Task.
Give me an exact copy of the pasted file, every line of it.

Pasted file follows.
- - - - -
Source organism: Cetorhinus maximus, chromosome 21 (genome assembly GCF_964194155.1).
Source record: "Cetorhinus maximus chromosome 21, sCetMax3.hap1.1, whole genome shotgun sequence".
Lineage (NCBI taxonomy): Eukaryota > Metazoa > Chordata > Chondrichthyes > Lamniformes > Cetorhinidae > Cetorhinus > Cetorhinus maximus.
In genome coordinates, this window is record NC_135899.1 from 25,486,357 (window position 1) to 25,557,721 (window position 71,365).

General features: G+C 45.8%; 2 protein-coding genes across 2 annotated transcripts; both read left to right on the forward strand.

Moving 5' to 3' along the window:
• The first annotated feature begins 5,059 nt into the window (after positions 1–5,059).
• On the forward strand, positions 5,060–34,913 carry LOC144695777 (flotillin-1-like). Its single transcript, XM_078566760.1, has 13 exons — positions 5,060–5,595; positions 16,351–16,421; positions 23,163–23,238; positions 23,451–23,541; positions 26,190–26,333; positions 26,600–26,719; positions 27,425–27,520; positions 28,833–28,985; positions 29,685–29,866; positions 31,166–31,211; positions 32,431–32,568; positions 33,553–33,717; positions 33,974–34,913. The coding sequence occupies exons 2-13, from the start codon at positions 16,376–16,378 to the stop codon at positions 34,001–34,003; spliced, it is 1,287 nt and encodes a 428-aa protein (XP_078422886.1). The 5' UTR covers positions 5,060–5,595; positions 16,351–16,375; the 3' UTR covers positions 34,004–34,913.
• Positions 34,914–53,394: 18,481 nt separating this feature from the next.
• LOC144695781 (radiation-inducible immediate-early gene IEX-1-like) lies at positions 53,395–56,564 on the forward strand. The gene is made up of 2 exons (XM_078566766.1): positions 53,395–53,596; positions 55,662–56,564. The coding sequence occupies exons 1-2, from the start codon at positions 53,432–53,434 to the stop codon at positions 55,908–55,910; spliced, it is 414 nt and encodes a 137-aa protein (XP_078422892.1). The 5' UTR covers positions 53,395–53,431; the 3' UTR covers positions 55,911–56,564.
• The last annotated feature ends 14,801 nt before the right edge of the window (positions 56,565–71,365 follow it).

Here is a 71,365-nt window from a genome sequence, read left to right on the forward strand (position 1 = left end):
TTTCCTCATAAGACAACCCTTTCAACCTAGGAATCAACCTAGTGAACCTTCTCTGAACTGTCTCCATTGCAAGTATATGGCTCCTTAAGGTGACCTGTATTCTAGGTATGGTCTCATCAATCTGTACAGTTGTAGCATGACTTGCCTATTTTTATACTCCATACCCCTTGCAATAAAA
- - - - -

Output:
Source organism: Cetorhinus maximus, chromosome 21 (genome assembly GCF_964194155.1).
Source record: "Cetorhinus maximus chromosome 21, sCetMax3.hap1.1, whole genome shotgun sequence".
Lineage (NCBI taxonomy): Eukaryota > Metazoa > Chordata > Chondrichthyes > Lamniformes > Cetorhinidae > Cetorhinus > Cetorhinus maximus.
In genome coordinates, this window is record NC_135899.1 from 25,486,357 (window position 1) to 25,557,721 (window position 71,365).

General features: G+C 45.8%; 2 protein-coding genes across 2 annotated transcripts; both read left to right on the forward strand.

Moving 5' to 3' along the window:
• The first annotated feature begins 5,059 nt into the window (after positions 1–5,059).
• On the forward strand, positions 5,060–34,913 carry LOC144695777 (flotillin-1-like). Its single transcript, XM_078566760.1, has 13 exons — positions 5,060–5,595; positions 16,351–16,421; positions 23,163–23,238; positions 23,451–23,541; positions 26,190–26,333; positions 26,600–26,719; positions 27,425–27,520; positions 28,833–28,985; positions 29,685–29,866; positions 31,166–31,211; positions 32,431–32,568; positions 33,553–33,717; positions 33,974–34,913. The coding sequence occupies exons 2-13, from the start codon at positions 16,376–16,378 to the stop codon at positions 34,001–34,003; spliced, it is 1,287 nt and encodes a 428-aa protein (XP_078422886.1). The 5' UTR covers positions 5,060–5,595; positions 16,351–16,375; the 3' UTR covers positions 34,004–34,913.
• Positions 34,914–53,394: 18,481 nt separating this feature from the next.
• LOC144695781 (radiation-inducible immediate-early gene IEX-1-like) lies at positions 53,395–56,564 on the forward strand. The gene is made up of 2 exons (XM_078566766.1): positions 53,395–53,596; positions 55,662–56,564. The coding sequence occupies exons 1-2, from the start codon at positions 53,432–53,434 to the stop codon at positions 55,908–55,910; spliced, it is 414 nt and encodes a 137-aa protein (XP_078422892.1). The 5' UTR covers positions 53,395–53,431; the 3' UTR covers positions 55,911–56,564.
• The last annotated feature ends 14,801 nt before the right edge of the window (positions 56,565–71,365 follow it).

Here is a 71,365-nt window from a genome sequence, read left to right on the forward strand (position 1 = left end):
TTTCCTCATAAGACAACCCTTTCAACCTAGGAATCAACCTAGTGAACCTTCTCTGAACTGTCTCCATTGCAAGTATATGGCTCCTTAAGGTGACCTGTATTCTAGGTATGGTCTCATCAATCTGTACAGTTGTAGCATGACTTGCCTATTTTTATACTCCATACCCCTTGCAATAAAA